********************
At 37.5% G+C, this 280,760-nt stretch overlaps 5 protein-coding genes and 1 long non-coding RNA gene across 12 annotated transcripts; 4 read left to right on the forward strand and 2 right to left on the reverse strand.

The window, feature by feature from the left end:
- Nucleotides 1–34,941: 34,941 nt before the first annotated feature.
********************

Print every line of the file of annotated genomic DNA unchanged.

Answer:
At 37.5% G+C, this 280,760-nt stretch overlaps 5 protein-coding genes and 1 long non-coding RNA gene across 12 annotated transcripts; 4 read left to right on the forward strand and 2 right to left on the reverse strand.

The window, feature by feature from the left end:
- Nucleotides 1–34,941: 34,941 nt before the first annotated feature.